Spiking drug prices punch holes in health insurers’ finances

Consumers aren’t the only ones getting hit with high drug prices.

Several health insurance plans and employers in Indiana have seen their spending on prescription drugs spike this year as more patients use new drugs with sky-high prices for hepatitis C, cancer and other ailments.

A 12-week course of treatment of hepatitis C medicines Sovaldi or Harvoni cures many patients of their disease. But the retail price of that treatment is substantial—about $84,000 for Sovaldi and $113,000 for Harvoni.

“Some of the new drugs, the biopharmaceuticals that have hit the market in the last year, are much costlier than a lot of us thought they would be,” said Cesar Martinez, CEO of Indianapolis-based health insurer MDwise Inc. “They’re healing people, but the unit cost is just higher than we anticipated.”

On top of that, drugmakers have been aggressively hiking prices, even on older drugs. In an Oct. 5 report, The Wall Street Journal noted that prices for the 30 best-selling drugs last year had gone up an average of 76 percent since 2010—eight times faster than general inflation.

MDwise Inc. saw its spending on prescription drugs rise 451 percent in the first half of the year, compared with the first half of 2014. According to MDwise’s second-quarter financial report, it spent $31.9 million on prescription drugs this year, up from $5.8 million at the same point last year.

Meanwhile, MDwise’s premiums in the first half of the year rose only 16.3 percent.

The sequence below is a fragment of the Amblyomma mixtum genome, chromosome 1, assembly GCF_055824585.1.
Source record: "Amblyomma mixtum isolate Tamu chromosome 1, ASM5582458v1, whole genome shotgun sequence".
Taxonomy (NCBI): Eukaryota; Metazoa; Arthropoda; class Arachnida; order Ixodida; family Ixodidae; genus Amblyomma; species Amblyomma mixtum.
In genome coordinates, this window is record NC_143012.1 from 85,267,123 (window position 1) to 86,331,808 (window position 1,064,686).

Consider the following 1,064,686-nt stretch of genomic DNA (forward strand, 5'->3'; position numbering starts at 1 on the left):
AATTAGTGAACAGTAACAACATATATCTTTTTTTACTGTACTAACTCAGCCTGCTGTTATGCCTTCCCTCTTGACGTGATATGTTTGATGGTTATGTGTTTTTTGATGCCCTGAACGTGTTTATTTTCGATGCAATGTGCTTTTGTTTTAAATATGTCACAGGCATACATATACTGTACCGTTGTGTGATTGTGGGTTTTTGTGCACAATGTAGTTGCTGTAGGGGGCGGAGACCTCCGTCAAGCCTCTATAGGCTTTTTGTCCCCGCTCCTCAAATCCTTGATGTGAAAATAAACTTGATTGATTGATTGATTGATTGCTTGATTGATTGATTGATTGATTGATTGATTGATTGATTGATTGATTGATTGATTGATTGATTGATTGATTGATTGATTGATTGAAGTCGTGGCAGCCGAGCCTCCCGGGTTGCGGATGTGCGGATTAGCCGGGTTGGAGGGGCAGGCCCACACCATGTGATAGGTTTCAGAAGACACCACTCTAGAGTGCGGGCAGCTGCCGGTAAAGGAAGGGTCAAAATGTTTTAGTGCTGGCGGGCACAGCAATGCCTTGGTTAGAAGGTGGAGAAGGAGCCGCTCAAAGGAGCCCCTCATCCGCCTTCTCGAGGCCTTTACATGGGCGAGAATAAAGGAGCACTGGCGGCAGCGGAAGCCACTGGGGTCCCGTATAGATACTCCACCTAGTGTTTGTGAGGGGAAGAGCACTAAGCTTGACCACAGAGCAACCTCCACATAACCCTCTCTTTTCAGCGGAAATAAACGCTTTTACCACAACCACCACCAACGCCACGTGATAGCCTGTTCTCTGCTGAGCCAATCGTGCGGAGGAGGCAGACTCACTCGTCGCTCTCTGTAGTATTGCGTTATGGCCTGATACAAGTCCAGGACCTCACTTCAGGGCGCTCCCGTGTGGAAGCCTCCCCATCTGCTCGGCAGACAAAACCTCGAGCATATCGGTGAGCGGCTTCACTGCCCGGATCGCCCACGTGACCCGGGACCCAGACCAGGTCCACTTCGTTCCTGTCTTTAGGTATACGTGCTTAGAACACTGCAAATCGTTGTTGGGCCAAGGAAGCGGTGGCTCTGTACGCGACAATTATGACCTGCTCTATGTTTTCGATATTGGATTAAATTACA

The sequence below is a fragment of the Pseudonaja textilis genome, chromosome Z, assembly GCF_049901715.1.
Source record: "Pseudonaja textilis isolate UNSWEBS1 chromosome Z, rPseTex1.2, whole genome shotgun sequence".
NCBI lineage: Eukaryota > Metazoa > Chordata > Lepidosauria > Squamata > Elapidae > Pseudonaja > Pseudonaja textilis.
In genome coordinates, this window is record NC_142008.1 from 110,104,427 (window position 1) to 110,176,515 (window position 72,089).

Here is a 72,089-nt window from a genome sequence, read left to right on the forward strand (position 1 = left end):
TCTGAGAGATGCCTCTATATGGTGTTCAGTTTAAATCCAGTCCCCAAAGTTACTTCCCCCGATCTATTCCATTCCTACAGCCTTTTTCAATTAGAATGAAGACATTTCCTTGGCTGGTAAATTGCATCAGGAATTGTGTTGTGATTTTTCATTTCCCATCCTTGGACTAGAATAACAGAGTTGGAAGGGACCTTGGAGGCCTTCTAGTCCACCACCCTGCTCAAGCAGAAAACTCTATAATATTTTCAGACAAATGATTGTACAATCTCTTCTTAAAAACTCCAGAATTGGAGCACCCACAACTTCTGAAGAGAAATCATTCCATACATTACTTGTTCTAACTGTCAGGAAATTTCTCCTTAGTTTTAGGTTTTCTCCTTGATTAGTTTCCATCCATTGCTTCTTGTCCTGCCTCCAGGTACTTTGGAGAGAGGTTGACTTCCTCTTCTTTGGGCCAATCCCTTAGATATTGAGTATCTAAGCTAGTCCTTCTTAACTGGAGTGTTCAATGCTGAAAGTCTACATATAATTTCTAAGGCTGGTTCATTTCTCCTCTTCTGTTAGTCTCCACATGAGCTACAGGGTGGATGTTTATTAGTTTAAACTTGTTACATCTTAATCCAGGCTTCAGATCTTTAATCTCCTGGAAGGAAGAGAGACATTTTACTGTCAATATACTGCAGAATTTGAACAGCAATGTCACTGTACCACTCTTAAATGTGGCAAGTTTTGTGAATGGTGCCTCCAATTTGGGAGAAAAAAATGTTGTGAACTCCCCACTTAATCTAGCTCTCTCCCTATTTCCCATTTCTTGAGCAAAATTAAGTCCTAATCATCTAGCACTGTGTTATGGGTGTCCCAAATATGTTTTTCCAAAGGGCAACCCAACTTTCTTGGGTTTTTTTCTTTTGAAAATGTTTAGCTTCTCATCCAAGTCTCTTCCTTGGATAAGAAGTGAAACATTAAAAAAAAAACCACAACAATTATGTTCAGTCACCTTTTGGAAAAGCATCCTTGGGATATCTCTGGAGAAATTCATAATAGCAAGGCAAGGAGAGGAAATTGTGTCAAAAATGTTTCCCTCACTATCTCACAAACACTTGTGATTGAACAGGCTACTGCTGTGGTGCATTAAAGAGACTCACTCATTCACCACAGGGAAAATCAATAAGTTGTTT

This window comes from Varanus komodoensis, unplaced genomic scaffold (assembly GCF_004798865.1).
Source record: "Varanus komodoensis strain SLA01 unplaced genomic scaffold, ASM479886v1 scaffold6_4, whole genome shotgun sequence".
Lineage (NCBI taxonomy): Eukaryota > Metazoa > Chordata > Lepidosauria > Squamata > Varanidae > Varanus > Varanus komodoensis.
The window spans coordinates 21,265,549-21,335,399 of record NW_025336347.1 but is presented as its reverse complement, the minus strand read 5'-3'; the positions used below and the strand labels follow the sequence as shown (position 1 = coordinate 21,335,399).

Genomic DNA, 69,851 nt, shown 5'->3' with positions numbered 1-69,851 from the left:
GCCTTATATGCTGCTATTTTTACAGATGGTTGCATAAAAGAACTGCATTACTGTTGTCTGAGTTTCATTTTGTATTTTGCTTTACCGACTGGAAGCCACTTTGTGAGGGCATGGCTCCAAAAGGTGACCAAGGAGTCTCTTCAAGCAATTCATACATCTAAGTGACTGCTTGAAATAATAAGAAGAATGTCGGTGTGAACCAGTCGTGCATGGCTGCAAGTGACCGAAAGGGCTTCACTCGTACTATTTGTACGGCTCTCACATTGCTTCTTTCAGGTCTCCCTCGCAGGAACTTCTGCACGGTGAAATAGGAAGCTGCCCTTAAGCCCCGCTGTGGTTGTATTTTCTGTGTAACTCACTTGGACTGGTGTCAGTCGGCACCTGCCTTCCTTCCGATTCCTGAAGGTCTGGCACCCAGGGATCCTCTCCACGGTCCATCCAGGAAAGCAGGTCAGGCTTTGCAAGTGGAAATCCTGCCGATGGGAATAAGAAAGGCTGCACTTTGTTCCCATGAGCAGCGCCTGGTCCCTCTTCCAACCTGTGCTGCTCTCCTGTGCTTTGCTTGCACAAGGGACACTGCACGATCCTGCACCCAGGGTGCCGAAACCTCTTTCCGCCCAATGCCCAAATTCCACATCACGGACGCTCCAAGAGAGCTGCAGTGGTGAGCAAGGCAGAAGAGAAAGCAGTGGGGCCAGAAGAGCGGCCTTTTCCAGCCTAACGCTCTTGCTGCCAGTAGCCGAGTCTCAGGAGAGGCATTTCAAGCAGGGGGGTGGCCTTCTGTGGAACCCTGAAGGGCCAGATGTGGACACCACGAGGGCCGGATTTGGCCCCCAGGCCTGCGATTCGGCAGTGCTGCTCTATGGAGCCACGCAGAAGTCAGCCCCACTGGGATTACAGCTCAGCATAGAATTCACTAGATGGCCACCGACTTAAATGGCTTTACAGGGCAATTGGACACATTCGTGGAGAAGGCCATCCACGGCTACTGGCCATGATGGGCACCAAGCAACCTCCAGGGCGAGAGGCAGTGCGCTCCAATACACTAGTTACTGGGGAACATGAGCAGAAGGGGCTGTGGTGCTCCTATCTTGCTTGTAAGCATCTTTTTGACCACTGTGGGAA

MDwise will adjust its actuarial predictions for next year, and try to pass on those costs to its main customer, the state of Indiana and its Medicaid program. But for this year, it just has to eat the losses.

Health plans don’t have to cover all approved drugs and, even if they do, they can make some drugs more expensive to patients by requiring higher co-pays. But the Indiana Medicaid program typically covers all drugs approved by the U.S. Food and Drug Administration and, rather than making some drugs more costly, instead just requires prior authorization before a patient can fill a prescription.

Managed Health Services, a unit of St. Louis-based Centene Corp. that serves Indiana Medicaid beneficiaries, saw its prescription drug spending jump 24 percent in the first half of this year, compared with the same period last year, even though its premiums fell by 5 percent.

But Indianapolis-based Advantage Health Solutions, which does not provide benefits to Medicaid patients, saw only a 3.6 percent increase in prescription costs, to $29.5 million. Meanwhile, premiums rose 10.3 percent.

Indianapolis-based Anthem Blue Cross and Blue Shield is a hybrid. It sells both commercial insurance as well as serving Medicaid beneficiaries.

Anthem spent nearly $35 million more on prescription drugs during the first half of this year compared with the first half of last year, according to its second-quarter financial report. That’s up nearly 10 percent over the same period last year, even though Anthem’s premiums rose only 4 percent.

Many of the new drugs are priced to be slightly less costly than the medical treatments that existed before. Sovaldi and Harvoni can spare patients from needing a second liver transplant, which comes with exorbitant costs.

In addition, the new cancer drugs can replace a variety of health care services—surgery, chemotherapy, anti-nausea medicines, hospital stays—that can easily top $100,000 in a year.

The trouble is, said MDwise’s Martinez, more people can take drugs than can get new organs or receive surgery.

“We’re starting to see an uptick in patients getting those prescriptions,” he said. “Obviously, it’s much easier to take a [drug] than to get cut and go under a major surgery. Patients may be too frail or elderly to get a transplant, but can take the [drug].”

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